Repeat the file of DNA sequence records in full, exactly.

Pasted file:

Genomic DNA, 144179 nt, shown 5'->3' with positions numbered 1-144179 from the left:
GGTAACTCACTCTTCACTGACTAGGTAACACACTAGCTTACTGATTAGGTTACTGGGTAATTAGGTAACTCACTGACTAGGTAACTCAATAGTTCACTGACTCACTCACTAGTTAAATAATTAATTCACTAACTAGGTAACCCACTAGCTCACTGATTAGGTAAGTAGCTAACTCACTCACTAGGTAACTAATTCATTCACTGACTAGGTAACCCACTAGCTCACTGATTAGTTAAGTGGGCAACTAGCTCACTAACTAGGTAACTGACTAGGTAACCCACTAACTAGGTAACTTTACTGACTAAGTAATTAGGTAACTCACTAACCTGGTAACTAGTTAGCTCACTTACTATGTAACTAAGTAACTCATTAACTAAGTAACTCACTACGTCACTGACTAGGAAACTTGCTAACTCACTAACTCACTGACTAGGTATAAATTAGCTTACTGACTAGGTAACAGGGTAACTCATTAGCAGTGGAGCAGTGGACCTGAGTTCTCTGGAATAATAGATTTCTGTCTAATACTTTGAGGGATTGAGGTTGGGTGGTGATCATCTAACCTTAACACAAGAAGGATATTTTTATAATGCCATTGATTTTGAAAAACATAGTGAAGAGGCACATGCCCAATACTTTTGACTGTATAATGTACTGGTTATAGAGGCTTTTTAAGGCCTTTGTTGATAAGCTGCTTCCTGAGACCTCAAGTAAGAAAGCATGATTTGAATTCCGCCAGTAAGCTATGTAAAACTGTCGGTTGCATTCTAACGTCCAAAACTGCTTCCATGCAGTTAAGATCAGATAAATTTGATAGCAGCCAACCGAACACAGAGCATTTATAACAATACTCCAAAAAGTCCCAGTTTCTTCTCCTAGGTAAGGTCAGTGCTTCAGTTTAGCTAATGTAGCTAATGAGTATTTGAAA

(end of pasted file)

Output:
Genomic DNA, 144179 nt, shown 5'->3' with positions numbered 1-144179 from the left:
GGTAACTCACTCTTCACTGACTAGGTAACACACTAGCTTACTGATTAGGTTACTGGGTAATTAGGTAACTCACTGACTAGGTAACTCAATAGTTCACTGACTCACTCACTAGTTAAATAATTAATTCACTAACTAGGTAACCCACTAGCTCACTGATTAGGTAAGTAGCTAACTCACTCACTAGGTAACTAATTCATTCACTGACTAGGTAACCCACTAGCTCACTGATTAGTTAAGTGGGCAACTAGCTCACTAACTAGGTAACTGACTAGGTAACCCACTAACTAGGTAACTTTACTGACTAAGTAATTAGGTAACTCACTAACCTGGTAACTAGTTAGCTCACTTACTATGTAACTAAGTAACTCATTAACTAAGTAACTCACTACGTCACTGACTAGGAAACTTGCTAACTCACTAACTCACTGACTAGGTATAAATTAGCTTACTGACTAGGTAACAGGGTAACTCATTAGCAGTGGAGCAGTGGACCTGAGTTCTCTGGAATAATAGATTTCTGTCTAATACTTTGAGGGATTGAGGTTGGGTGGTGATCATCTAACCTTAACACAAGAAGGATATTTTTATAATGCCATTGATTTTGAAAAACATAGTGAAGAGGCACATGCCCAATACTTTTGACTGTATAATGTACTGGTTATAGAGGCTTTTTAAGGCCTTTGTTGATAAGCTGCTTCCTGAGACCTCAAGTAAGAAAGCATGATTTGAATTCCGCCAGTAAGCTATGTAAAACTGTCGGTTGCATTCTAACGTCCAAAACTGCTTCCATGCAGTTAAGATCAGATAAATTTGATAGCAGCCAACCGAACACAGAGCATTTATAACAATACTCCAAAAAGTCCCAGTTTCTTCTCCTAGGTAAGGTCAGTGCTTCAGTTTAGCTAATGTAGCTAATGAGTATTTGAAA